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Abstract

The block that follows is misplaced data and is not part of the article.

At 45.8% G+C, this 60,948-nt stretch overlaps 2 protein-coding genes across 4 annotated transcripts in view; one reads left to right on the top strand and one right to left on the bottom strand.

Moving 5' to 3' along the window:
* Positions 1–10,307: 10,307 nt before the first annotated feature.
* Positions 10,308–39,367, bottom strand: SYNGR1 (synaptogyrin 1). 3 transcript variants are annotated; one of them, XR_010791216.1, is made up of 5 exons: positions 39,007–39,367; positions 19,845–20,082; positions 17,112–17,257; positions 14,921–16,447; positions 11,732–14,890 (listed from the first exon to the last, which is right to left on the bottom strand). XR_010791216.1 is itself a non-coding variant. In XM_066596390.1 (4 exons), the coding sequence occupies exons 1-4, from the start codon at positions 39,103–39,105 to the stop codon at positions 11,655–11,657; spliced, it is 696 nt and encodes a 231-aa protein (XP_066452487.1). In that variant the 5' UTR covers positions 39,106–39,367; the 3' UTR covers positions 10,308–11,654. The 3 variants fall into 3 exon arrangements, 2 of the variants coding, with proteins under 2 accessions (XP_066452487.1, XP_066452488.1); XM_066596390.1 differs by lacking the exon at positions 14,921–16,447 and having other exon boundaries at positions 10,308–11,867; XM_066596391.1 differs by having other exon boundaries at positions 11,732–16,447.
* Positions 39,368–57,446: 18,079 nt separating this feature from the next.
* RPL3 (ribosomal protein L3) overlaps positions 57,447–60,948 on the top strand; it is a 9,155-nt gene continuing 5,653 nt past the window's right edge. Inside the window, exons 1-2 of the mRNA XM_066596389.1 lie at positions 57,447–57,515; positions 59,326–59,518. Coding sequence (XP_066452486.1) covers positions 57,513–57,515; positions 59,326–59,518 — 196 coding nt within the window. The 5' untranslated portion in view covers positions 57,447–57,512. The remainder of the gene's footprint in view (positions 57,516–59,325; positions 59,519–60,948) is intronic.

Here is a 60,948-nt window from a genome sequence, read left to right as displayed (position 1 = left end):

A continuous fentanyl infusion was administered to eight adult, male beagle dogs for a duration of ˜400 min at a rate of 30 μg/kg/h. The extent of respiratory depression was quantified by continuous, noninvasive, transcutaneous pCO2 recordings. Upon reaching a pseudo-steady-state of respiratory depression at ˜120 min of fentanyl infusion, the animals then received, in a 2×2 crossover fashion separated by ˜3 weeks, 30-minute equiefficacious infusions of nalmefene (12 μg/kg/h) or naloxone (48 μg/kg/h). Multiple venous blood samples were taken throughout the dosing regimen, and the resulting fentanyl, nalmefene, or naloxone plasma concentrations were determined. The concentration—time data were analyzed by noncompartmental methods and subsequently linked to the pharmacodynamic effect data by a competitive antagonism link model. Separately, the biophase concentrations were linked to the plasma concentration—time profiles through a single-exponential conduction function. The various pharmacokinetic/pharmacodynamic parameters resulting from this semiparametric analysis were analyzed by ANOVA, using a statistical model that considers carryover effects. The results of these analyses indicate that several pharmacokinetic/pharmacodynamic parameters of the two antagonists were comparable. However, nalmefene had a significantly more protracted terminal disposition and a significantly greater persistency in the biophase evaluated over the experimental time frame from 0 to 450 min.